Special damage may result, such as fire, engine hits, pilot hits, etc. When a fire token is drawn, for example, the player must draw damage counters each turn for up to six turns, applying additional damage each time. One of the pictures in this review (below) shows a Japanese Val bomber (from the original Wings of War set) that was set on fire by a lucky hit from a P40 (from Wings of Glory). Luckily for the Val player, he primarily drew zeros and ones for damage, ended up surviving the engine fire and successfully bombed his target.
Just a flesh wound! The Val’s in trouble but managed to complete its mission.
The great thing about the way the damage system works is that the firing player doesn’t know how much damage he actually inflicted, adding greatly to the fog of war. The player who took the damage may say, "You see a few pieces flying off my plane," or "My rudder now has a large hole in it," or even "I just blew up!"
The information above is all a player really needs to know to fly and fight! The basic rules are contained within seven pages, and there are advanced and optional rules for altitude, climb and dive rates, bombing, campaigns and pilot experience, flak and more. Regarding altitude, the miniatures sit on four-section posts above their bases, and post sections are removed to show different altitudes; therefore, a miniature sitting atop two sections is two levels below an airplane on a four-section post. All of this is in keeping with the original rules.
The game is a blast. I regularly play with a group of six people and I’ve refereed a World War I game with over 20 players. An average game with five or six people usually takes less than an hour. The game can be played solitaire but loses much of its fog-of-war charm.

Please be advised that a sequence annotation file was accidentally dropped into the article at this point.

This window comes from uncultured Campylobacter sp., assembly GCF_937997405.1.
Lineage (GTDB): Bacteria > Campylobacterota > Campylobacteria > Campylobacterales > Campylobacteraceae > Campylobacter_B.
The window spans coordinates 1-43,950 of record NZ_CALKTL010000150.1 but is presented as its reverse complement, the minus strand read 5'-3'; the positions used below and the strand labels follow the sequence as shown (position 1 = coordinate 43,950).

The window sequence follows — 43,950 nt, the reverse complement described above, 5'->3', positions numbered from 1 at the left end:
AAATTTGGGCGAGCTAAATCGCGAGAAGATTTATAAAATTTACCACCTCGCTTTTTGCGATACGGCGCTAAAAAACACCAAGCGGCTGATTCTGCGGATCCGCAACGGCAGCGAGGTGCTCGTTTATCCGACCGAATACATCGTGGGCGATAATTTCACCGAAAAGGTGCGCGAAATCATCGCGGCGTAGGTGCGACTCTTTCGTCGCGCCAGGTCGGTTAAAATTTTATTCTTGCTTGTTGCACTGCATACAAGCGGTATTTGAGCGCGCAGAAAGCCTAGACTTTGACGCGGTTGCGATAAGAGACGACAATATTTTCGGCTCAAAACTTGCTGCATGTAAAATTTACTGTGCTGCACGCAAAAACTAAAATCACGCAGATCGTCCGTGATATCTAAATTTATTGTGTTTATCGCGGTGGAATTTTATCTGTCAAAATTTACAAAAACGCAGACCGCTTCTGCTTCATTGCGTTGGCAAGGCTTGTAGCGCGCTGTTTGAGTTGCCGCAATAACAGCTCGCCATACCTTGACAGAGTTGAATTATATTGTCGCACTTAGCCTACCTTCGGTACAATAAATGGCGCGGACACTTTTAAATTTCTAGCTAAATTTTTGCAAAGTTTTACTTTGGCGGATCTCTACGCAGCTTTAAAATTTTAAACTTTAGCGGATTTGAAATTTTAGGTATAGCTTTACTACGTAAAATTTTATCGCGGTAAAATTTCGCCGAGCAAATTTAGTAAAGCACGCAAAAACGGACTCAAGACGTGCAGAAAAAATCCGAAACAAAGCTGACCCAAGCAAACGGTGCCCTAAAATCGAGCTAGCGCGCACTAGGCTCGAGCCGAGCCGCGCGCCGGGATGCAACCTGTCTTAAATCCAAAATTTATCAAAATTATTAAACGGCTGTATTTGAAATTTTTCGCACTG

Aesthetic changes aside, there are few differences between the Wings of War rulebook and the Wings of Glory rules—though strangely, the original rules for drop tanks and detailed rules for level and dive-bombing are not included in this edition. A simple dive-bombing system is included in some of the scenario special rules. The full-color rules are logically laid out and include plenty of examples.
Players’ control cards have a new look, but other than aesthics, little has changed on them.
The four miniature airplanes included in the new Wings of Glory – World War II Starter Set are the P-40 Warhawk, the Russian Yak-1, the Japanese Kawasaki Ki-61 and the Italian Re. 2001 Falco. The miniatures are beautiful, especially the Ki-61. The P-40 included is in the colors of the Free French. A P-40 painted in the familiar Flying Tiger pattern is available as a booster, as are different paint schemes for all the other planes. Upcoming releases include the German He111 bomber and the American B-25 Mitchell; the original game never offered larger, level bombers like these.
My only complaints are minor. Background detail on each plane would have been a nice addition. There does not seem to be much difference in the performance of the planes, which appears to fly against (no pun intended) the available data on each type. Also, as with the original WoW WWII game (called Dawn of War because it focused only on the war’s first years), there are no mid- to late-war airplanes such as the P51, Corsair, Fw190, Me262, etc. The speed difference between early to mid-war planes and mid- to late-war planes has posed a problem in the past, but hopefully Ares will address the issue.
Financially, it can be difficult to put together large squadrons of airplanes for the game. Aside from the cost of the starter, the boosters cost around $10–$15 for one airplane, its base and its associated maneuver cards. The nice thing is that the boosters are not blind draws ala Axis & Allies, Heroclix, et al, so if the player wants to focus on putting together a squadron of Flying Tigers, he or she can purchase only that type of P40.
Overall, Wings of Glory is a beautiful new edition of a classic air-war game. Kudos to all at Ares Games for keeping this franchise flying—and for keeping in the new edition everything that made the original so much fun!
Armchair General Rating: 90 %
Solitaire Rating: 2 out of 5 (5 is completely suitable for solitaire play)
Click here to read Rick Martin’s interview with Roberto Di Meglio, editor and product manager for Ares Games.
About the Author
A college film instructor and small business owner, Richard Martin has also worked in the legal and real estate professions, is involved in video production, film criticism, sports shooting and is an avid World War I and II gamer who can remember war games that came in plastic bags and cost $2.99 (he’s really that old)!